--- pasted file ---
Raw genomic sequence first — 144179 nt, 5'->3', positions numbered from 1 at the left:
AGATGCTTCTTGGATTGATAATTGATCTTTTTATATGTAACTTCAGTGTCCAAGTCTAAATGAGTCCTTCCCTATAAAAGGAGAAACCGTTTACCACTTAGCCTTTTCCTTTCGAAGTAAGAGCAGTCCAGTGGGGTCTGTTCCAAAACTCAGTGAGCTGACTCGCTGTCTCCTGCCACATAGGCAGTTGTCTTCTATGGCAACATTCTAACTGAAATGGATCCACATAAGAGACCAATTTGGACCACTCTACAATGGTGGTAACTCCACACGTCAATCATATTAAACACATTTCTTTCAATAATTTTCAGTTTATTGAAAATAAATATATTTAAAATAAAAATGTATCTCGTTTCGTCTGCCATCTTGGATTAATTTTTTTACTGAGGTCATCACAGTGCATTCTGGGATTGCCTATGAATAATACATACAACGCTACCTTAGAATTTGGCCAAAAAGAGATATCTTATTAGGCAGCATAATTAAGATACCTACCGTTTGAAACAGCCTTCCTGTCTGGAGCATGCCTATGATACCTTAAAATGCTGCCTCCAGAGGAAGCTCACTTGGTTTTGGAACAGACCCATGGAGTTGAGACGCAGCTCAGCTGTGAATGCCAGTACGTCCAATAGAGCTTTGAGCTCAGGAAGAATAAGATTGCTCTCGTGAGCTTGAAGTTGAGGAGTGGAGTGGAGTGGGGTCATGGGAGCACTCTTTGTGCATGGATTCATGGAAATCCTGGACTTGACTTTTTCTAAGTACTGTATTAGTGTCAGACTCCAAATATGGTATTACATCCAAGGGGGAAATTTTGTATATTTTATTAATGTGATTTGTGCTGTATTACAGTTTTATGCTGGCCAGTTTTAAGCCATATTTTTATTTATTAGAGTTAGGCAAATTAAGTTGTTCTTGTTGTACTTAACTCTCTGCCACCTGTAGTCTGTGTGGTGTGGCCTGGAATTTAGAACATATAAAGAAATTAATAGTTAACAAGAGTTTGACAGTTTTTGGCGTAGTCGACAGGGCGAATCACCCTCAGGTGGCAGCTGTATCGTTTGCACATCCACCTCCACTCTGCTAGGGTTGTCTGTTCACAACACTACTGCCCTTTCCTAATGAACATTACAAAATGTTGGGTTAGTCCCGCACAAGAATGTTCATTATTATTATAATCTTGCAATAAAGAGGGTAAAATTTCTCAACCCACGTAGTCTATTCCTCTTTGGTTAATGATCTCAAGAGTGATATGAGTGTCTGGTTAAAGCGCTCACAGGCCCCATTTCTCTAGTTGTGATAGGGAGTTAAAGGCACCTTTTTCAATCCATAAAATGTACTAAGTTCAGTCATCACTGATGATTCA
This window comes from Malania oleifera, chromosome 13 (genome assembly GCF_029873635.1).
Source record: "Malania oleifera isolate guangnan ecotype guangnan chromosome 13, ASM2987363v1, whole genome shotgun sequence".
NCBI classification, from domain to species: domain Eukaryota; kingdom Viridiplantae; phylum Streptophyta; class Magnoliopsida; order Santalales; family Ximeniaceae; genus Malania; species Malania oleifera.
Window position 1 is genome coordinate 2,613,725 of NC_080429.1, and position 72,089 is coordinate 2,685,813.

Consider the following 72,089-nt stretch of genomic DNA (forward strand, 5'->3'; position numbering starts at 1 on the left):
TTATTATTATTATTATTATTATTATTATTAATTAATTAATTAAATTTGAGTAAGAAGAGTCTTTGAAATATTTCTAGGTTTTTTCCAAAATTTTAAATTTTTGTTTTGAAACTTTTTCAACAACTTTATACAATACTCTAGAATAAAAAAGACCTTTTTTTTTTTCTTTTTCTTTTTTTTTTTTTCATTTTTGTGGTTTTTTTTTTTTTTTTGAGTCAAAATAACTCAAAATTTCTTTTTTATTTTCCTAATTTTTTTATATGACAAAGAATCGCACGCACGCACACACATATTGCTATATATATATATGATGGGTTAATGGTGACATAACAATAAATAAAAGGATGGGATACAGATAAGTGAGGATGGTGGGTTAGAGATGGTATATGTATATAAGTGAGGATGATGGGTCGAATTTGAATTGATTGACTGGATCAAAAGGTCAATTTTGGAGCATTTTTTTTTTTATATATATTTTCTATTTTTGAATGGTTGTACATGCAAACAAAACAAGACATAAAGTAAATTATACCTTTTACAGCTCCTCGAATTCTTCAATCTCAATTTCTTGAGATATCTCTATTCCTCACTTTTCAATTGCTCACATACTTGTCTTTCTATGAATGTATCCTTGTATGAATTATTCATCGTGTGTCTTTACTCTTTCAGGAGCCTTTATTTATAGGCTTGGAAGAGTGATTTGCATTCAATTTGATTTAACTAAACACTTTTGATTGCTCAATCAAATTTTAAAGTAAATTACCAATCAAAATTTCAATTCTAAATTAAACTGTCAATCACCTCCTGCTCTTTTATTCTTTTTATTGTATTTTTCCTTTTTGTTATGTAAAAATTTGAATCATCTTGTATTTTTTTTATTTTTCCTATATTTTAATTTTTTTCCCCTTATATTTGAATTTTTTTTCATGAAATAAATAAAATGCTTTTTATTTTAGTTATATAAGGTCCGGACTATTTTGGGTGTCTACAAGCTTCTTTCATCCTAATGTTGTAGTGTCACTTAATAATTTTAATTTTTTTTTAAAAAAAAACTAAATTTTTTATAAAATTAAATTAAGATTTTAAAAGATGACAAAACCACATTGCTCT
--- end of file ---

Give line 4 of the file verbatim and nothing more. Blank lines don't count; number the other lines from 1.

Source record: "Malania oleifera isolate guangnan ecotype guangnan chromosome 13, ASM2987363v1, whole genome shotgun sequence".